It has been over a month since we returned from our Big Adventure and two months since we were in Bangkok. Despite this we still wanted to post this missing blog post. Part of this was written while in Bangkok and some as we left Thailand for Malaysia. It seemed a bit of a waste not to fill in the gaps and complete the story of our adventure. Most of the story was written by Vicki with just a few edits from me.
Location: Bangkok, Thailand
Travel Dates: 4th – 7th November 2013
Day 1: Please let us in!
We arrived in Bangkok with no delays and having successfully negotiated the taxi queue were soon heading into Bangkok. We spent most of the drive being confused, after the driver asked us to pay a toll and then hung on to then change…we hoped that this was because there was another toll ahead, but the cynical part of us was thinking that he was trying to rip us off. As it happened, he wasn’t trying to steal our money, and we arrived outside our hostel having paid a reasonable fare.
The next challenge was to check in. We found the hostel, The Smile Society, with no problem, but then faced the issue of their being no one at the reception desk. Getting to the reception wasn’t easy either as the door was locked and we had to sneak into the hostel when someone opened the door to come out. We had chosen this hostel based on it’s good reviews on TripAdvisor, and so weren’t impressed with this start. Having waited about 20 minutes, and rung every “ring here for attention” buzzer we could find, Rich eventually found a suitable number and phoned the owner, just at the moment that a member of staff appeared. Unfortunately, she didn’t speak English and couldn’t check us in, but was able to at least give us a key to the room so that we could drop our luggage off and settle in. The owner told us to wait 20 minutes and she would check us in, but after an hour we gave up and headed out for some lunch. It was then that we found the owner in reception, having been side tracked by other problems. However, check in was relatively simple, and she was able to give us lots of information about what to see and how to get there. She also helpfully provided a long list of scams used in Bangkok that we should avoid – this didn’t fill us with confidence!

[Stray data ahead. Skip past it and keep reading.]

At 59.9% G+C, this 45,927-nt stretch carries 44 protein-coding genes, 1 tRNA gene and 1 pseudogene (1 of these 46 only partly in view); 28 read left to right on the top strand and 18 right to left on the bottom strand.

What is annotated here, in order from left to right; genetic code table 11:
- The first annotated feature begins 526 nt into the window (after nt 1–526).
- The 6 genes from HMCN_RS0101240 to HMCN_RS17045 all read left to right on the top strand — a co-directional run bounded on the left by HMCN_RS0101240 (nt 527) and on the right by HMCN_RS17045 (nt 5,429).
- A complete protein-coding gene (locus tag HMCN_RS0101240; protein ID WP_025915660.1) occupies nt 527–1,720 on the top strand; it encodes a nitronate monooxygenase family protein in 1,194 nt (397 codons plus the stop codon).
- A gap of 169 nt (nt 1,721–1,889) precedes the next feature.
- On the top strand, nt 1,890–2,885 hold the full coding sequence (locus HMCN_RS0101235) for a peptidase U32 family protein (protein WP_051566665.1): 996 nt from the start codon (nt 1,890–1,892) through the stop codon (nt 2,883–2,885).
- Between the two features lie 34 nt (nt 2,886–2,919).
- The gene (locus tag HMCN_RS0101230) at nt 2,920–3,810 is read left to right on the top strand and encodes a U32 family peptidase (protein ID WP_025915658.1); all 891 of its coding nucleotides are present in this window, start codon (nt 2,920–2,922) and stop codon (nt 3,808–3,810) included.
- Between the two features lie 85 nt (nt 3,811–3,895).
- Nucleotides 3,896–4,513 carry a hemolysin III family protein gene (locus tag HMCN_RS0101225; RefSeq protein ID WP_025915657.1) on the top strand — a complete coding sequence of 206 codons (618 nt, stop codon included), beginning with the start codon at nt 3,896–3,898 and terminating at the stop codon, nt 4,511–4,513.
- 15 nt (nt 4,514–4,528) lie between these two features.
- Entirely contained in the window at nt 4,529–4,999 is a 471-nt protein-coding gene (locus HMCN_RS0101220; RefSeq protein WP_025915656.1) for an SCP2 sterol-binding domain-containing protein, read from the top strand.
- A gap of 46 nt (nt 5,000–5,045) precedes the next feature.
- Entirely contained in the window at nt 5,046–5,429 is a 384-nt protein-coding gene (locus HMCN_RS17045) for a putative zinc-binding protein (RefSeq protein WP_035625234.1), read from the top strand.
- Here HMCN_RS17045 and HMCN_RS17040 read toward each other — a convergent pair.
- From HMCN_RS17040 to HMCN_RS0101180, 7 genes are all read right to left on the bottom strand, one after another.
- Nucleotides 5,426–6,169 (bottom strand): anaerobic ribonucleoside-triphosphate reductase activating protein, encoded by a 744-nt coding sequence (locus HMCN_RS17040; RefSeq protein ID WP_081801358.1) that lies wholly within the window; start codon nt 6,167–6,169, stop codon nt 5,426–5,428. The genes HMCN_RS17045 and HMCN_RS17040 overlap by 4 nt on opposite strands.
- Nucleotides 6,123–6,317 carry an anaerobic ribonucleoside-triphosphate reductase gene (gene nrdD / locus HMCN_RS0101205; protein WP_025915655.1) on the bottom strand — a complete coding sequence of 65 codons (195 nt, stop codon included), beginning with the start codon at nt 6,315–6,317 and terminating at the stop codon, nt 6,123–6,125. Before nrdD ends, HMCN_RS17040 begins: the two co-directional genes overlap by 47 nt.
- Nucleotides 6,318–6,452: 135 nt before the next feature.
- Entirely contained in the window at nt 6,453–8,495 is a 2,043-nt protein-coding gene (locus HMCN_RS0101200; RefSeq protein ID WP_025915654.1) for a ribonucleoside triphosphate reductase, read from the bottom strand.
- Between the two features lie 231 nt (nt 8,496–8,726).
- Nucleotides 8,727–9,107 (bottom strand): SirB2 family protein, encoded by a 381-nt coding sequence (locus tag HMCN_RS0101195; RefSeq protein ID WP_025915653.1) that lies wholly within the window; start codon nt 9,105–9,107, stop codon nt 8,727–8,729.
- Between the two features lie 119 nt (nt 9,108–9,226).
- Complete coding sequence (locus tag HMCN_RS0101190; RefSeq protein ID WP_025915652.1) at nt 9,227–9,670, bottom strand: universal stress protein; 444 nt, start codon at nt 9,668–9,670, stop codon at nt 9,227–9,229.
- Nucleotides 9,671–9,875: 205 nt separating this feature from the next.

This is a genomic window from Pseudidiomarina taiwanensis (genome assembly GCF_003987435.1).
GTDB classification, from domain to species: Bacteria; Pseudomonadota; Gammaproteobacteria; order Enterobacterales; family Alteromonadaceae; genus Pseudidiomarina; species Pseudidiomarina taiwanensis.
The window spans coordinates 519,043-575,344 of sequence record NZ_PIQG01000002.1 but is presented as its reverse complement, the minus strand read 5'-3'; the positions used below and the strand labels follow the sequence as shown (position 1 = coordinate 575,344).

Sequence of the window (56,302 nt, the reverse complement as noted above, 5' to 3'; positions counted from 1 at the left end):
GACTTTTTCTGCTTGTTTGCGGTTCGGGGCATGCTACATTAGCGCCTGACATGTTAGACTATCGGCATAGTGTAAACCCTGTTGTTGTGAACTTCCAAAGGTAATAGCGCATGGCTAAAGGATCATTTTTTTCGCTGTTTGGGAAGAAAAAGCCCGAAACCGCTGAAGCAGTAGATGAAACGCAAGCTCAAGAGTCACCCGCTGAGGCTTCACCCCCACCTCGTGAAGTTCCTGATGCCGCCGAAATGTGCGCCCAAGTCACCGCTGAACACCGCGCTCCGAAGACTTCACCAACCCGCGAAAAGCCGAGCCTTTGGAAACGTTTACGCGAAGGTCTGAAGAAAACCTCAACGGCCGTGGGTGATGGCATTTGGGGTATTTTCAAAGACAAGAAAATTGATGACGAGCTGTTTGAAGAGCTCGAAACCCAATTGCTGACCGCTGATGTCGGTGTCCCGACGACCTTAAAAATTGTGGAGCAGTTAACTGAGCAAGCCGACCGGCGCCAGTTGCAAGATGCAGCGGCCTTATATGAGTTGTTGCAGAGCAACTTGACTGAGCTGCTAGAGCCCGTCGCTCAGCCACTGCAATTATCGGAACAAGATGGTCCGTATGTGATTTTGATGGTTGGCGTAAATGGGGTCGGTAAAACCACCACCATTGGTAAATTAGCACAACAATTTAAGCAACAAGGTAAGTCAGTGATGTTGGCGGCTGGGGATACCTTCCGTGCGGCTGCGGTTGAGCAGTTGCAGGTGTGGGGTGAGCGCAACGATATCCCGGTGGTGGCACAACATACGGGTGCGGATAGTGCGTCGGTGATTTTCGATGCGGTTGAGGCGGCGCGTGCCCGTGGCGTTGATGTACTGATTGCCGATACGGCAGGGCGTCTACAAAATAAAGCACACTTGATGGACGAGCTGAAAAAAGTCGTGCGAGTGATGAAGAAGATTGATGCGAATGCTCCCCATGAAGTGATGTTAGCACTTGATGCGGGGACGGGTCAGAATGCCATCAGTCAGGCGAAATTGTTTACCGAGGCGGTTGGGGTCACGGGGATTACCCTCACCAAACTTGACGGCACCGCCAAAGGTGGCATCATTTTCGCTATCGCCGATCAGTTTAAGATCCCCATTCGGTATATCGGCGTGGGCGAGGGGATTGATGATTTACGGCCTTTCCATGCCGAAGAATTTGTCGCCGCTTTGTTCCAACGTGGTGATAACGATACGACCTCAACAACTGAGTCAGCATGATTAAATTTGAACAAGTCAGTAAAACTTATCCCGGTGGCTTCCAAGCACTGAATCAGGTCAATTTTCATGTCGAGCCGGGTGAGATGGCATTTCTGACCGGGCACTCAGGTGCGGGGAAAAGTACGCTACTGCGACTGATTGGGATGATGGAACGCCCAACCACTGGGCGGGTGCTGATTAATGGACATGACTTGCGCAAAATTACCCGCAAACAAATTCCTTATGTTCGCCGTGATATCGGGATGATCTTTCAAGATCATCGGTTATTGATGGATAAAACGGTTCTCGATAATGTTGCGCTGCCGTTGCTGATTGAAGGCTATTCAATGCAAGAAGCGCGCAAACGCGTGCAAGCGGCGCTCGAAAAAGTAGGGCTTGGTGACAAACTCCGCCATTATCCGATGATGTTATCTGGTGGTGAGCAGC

Having waited around for the owner, we were now ravenously hungry and so headed out for some noodles. Bangkok was such a complete contrast to Siem Reap that at first it was quite overwhelming – so many people, motorbikes, tuk tuks and taxis everywhere! Our road was particularly busy – the pavements were in many parts impassable due to all the various carts selling food, clothes and tourist tat. It was great to be somewhere lively, but it did take a bit of getting used to.
Our hostel was one street away from one of the red light district roads – Patpong. It now has a night market to lure more tourists, but is first and foremost an area where there was once only one thing on the agenda. I was surprised how open it was. We were walking down the street that has the market on, and looking left I could buy watches and sunglasses, and looking right, I was looking straight into a bar with women in very little gyrating around a pole. There were many people keen for us to go into these bars and see a “ping-pong show” – said quickly it sounds like “pink poncho” which is much more innocuous.
The street next to the market was a little bit more creepy. Every shop has a row of very dressed up ladies sat outside on little stools who call to you as you walk past. I guess it is like window shopping – all the goods are on display so you can choose who you would like to share your evening with. However, despite all of this going on, the area itself felt very safe, not at all threatening and intriguing in a weird sort of way!
Having explored the area around our hotel and not really wanting to experience any the offerings, we headed downtown via the skytrain (like a subway but up in the air, kind of like a monorail) to do some more exploring. The area round the Central Pier stop wasn’t that appealing, seemingly to be an area for drunks to crash out and big dogs to run around barking, but once we got a few streets away things improved, and we found a little beer stop in the corner of a food court, enticingly called “Beer Corner”. Having had a late lunch we passed on the food, but sat in Beer Corner listening to a band and just soaking up the atmosphere.
A little while later we decided we should explore some more, but every way we turned seemed to lead us into dark deserted and smelly backstreets and so we gave up and started to make our way back to the hostel. It was then that we ran into a nice little pizza place attached to another hostel. Another beer and a pizza and we were ready to hit the hay, and so we skytrain-ed it back to our end of Bangkok.